frauenfelder at June 19th, 2014 18:59 — #1
prestonsturges at June 19th, 2014 19:32 — #2
Poverty and child labor builds character!
glitch at June 19th, 2014 19:48 — #3
Indeed they do! Which is why GOD created poverty and child labor in the first place - they exist to give sinners and degenerates a way to better themselves!
boundegar at June 19th, 2014 20:33 — #4
Aww man - nothing to see here but some Grapes of Wrath? I was hoping for bananas with tiny feet.
billstewart at June 19th, 2014 22:59 — #5
A lot of America's fruit is still picked by migrant laborers, though these days they're more likely to be Mexican than Anglos or African-Americans. (And this has been leading to serious problems in some Southeastern states which have been harassing undocumented immigrants, leaving farmers without enough workers to pick their crops.) Living conditions in migrant worker camps were one thing the civil rights movement was involved with, and of course the United Farmworkers' Union has been heavily involved since its founding.
Fruit picking was one traditional hobo job - most hoboes were migrant workers, rather than just bums, and riding the rails was how you got to different areas that needed seasonal labor.
daneel at June 19th, 2014 23:05 — #6
I was hoping for Carmen Miranda photos...
shuck at June 20th, 2014 00:13 — #7
And, amazingly, about a quarter of the crops harvested in the US are still being picked by children (mostly citizens), albeit slightly older ones since the age limits they finally put in place in the 1970s. Now you have to be at least 12 to work in agriculture. Or 16 for the most dangerous work with heavy machines (but it's ok, because only 500 kids die each year doing agricultural labor). It's still just as much fun as it was then, though! (By which I mean, not at all...)
dobby at June 20th, 2014 04:19 — #8
While probably somewhat exploitive, I remember being a kid in Oregon in the 80s and a bike ride out to day labor berry picking paid by the pound being about the only sure way for a kid to get spending money within 24 hours as I didn't get an allowance.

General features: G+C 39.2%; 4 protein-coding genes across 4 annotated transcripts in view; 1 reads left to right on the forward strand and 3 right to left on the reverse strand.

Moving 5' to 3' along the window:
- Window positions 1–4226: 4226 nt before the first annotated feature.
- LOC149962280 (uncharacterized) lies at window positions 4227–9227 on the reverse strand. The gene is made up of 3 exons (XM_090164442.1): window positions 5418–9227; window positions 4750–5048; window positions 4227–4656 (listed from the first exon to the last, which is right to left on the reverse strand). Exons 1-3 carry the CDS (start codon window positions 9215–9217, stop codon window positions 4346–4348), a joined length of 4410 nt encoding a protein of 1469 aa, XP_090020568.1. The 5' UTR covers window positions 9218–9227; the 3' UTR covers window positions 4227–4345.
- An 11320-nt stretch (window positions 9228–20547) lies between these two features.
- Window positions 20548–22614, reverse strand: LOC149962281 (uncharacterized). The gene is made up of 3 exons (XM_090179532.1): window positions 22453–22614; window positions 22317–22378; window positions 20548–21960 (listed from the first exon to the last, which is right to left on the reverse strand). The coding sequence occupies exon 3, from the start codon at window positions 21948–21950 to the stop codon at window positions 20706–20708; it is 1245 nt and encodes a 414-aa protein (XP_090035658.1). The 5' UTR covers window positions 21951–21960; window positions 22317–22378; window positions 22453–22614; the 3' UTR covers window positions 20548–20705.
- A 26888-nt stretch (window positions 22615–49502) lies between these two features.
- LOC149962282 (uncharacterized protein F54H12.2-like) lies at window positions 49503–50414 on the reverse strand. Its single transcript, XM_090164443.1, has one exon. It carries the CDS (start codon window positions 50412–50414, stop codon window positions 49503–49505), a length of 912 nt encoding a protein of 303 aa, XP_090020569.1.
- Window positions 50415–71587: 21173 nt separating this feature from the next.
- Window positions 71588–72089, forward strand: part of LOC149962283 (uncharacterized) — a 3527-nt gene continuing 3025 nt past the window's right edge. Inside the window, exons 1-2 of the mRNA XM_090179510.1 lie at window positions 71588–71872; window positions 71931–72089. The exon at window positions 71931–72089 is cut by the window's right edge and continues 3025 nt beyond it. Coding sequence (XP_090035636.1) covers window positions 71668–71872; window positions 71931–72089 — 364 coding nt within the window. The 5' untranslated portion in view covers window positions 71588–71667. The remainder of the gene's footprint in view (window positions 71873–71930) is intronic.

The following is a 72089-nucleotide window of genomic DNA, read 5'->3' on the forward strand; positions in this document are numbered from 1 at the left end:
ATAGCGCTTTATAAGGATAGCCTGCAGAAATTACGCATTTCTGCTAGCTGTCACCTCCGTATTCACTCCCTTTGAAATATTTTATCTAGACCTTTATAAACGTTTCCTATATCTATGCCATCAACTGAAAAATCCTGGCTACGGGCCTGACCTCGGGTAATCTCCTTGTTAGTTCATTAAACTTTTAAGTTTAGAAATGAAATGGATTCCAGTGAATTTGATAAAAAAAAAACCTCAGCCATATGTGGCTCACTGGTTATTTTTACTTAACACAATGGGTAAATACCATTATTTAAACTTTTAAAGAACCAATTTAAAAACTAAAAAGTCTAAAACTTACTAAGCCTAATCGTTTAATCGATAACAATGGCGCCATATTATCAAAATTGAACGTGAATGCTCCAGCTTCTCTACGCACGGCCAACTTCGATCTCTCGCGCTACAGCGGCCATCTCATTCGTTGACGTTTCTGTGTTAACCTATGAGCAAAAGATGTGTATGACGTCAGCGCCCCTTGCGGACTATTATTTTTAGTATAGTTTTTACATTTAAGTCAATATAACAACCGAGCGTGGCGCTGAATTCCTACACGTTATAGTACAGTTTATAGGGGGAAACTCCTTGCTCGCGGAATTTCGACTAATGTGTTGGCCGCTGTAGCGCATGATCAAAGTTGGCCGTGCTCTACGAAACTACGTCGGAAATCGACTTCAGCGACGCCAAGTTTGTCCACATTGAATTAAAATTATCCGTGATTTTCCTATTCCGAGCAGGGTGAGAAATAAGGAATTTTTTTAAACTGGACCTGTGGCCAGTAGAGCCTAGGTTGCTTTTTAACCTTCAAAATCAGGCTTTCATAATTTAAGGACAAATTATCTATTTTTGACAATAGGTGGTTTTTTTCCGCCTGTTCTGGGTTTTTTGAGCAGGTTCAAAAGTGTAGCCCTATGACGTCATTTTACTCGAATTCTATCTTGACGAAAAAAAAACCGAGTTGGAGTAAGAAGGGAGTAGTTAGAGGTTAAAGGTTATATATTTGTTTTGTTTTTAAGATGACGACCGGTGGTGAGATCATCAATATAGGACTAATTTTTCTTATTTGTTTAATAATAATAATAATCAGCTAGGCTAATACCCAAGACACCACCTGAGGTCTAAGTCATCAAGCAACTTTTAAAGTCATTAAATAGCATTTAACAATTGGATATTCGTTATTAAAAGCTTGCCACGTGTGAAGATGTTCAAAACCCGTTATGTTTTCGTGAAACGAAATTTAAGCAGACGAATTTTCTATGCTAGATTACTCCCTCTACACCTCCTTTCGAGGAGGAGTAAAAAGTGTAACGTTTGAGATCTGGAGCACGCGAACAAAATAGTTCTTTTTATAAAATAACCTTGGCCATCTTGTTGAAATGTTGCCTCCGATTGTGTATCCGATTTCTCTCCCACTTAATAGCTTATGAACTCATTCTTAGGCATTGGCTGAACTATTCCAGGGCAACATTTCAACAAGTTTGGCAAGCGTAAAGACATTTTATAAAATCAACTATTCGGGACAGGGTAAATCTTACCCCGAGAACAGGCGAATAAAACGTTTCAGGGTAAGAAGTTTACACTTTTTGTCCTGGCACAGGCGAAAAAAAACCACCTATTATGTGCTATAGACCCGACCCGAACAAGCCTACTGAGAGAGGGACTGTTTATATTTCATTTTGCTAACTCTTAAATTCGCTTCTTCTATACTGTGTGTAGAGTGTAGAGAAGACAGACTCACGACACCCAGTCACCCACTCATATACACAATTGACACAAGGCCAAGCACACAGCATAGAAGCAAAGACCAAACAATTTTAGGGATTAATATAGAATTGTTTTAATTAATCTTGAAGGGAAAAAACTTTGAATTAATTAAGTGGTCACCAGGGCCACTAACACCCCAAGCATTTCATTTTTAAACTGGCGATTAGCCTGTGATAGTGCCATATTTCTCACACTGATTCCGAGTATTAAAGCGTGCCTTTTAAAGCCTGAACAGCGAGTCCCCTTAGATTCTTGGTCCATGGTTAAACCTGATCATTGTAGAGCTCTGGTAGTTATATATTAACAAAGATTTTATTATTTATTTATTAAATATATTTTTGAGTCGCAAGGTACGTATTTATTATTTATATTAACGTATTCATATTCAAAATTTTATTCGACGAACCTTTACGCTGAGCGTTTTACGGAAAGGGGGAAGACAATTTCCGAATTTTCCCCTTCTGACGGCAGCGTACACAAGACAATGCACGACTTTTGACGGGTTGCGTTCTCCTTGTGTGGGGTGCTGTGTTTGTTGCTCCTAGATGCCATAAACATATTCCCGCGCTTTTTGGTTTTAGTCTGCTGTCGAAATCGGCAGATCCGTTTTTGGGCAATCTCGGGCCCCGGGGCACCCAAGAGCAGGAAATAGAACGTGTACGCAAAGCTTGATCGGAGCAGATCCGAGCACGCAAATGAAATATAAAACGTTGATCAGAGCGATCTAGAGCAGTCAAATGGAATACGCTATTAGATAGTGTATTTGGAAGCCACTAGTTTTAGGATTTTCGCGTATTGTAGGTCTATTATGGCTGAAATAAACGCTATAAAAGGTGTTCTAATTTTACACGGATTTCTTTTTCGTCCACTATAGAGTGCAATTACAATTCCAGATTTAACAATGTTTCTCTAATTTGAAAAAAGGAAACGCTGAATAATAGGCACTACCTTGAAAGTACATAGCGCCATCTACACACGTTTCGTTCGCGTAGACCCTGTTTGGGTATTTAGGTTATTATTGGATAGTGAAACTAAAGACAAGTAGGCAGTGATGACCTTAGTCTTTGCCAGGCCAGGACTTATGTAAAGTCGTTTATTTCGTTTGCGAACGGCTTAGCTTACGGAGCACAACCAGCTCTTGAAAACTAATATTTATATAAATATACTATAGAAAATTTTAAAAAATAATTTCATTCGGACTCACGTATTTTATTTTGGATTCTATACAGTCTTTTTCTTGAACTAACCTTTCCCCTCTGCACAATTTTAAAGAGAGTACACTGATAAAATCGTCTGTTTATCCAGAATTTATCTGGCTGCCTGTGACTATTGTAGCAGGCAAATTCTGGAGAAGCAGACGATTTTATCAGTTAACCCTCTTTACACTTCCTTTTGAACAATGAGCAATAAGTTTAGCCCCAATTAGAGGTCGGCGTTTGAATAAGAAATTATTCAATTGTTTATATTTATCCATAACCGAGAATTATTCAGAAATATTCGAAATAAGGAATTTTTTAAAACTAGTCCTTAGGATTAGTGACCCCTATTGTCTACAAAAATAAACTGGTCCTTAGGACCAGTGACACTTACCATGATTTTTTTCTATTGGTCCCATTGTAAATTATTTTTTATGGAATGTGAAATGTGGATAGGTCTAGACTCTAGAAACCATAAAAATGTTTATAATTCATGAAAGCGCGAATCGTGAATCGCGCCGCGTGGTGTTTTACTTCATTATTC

I find it interesting that many of these pictures are of nuclear families, I suspect that most American men and women would not be considered suitable life partner material any more if they were on such a low social rung. I suspect this has more to do with how the entire society, including the lower class, despises the poor than the terrible social inequity which was also common during the era of WASP fruit tramps.
chickied at June 20th, 2014 10:18 — #9
One of my brother's college roommate's father bought a vineyard for him and his brother when they were young, around the ages of 12 and 14. The father ran the company and set it all up, but the idea was for it to pass to the children as their own business when they were done with their education. Anyway, the roommate was very involved in running the operation even as a teen, and I remember him talking about how difficult it was for him and his brother to get used, at the age of 15, 16, having to oversee the migrant workers who would pick the grapes. It was an unfortunately necessary part of running the operation.
shuck at June 20th, 2014 12:25 — #11
These days most of the farm work is being done by immigrant laborers (and their US-born children), most of whom are undocumented despite reforms allowing immigrant labor to be hired at below minimum wages. The children are involved because workers are being paid sub-poverty wages (and that's even when wage-theft isn't an issue, which often happens). They need the whole family involved just to get up to poverty wages. In earlier times there was a whole different set of exploitable populations within the US that were also being used.
pixleshifter at June 20th, 2014 13:07 — #12
It's too easy to pass all of them off as being in a permanent state of misery, but a lot of these photographs documented only that, and anything in black and white always takes on more sombre tones than usual.
I'm not saying they didn't have it tough, but being human, they had laughter too, more so the children I suspect.
There's some knee-slapping fun-time in some of these old audio recordings (Voices From the Dust Bowl) from the American Library of Congress. Some pretty sad ones too.
daniel_segard at June 20th, 2014 14:57 — #13
As shown in government pictures of Fruit Tramp kids, their parents didn't have money to purchase bathing suits. So the Christian book appears to suggest that these people had more than a "modest" income which would pay for all these extras.
billstewart at June 21st, 2014 02:11 — #14
Country folks generally didn't wear bathing suits, so they're also adjusting their pictures a bit to reflect that But it looked to me like the kids were swimming in their regular clothes instead of bathing suits.
frauenfelder at June 24th, 2014 18:59 — #15
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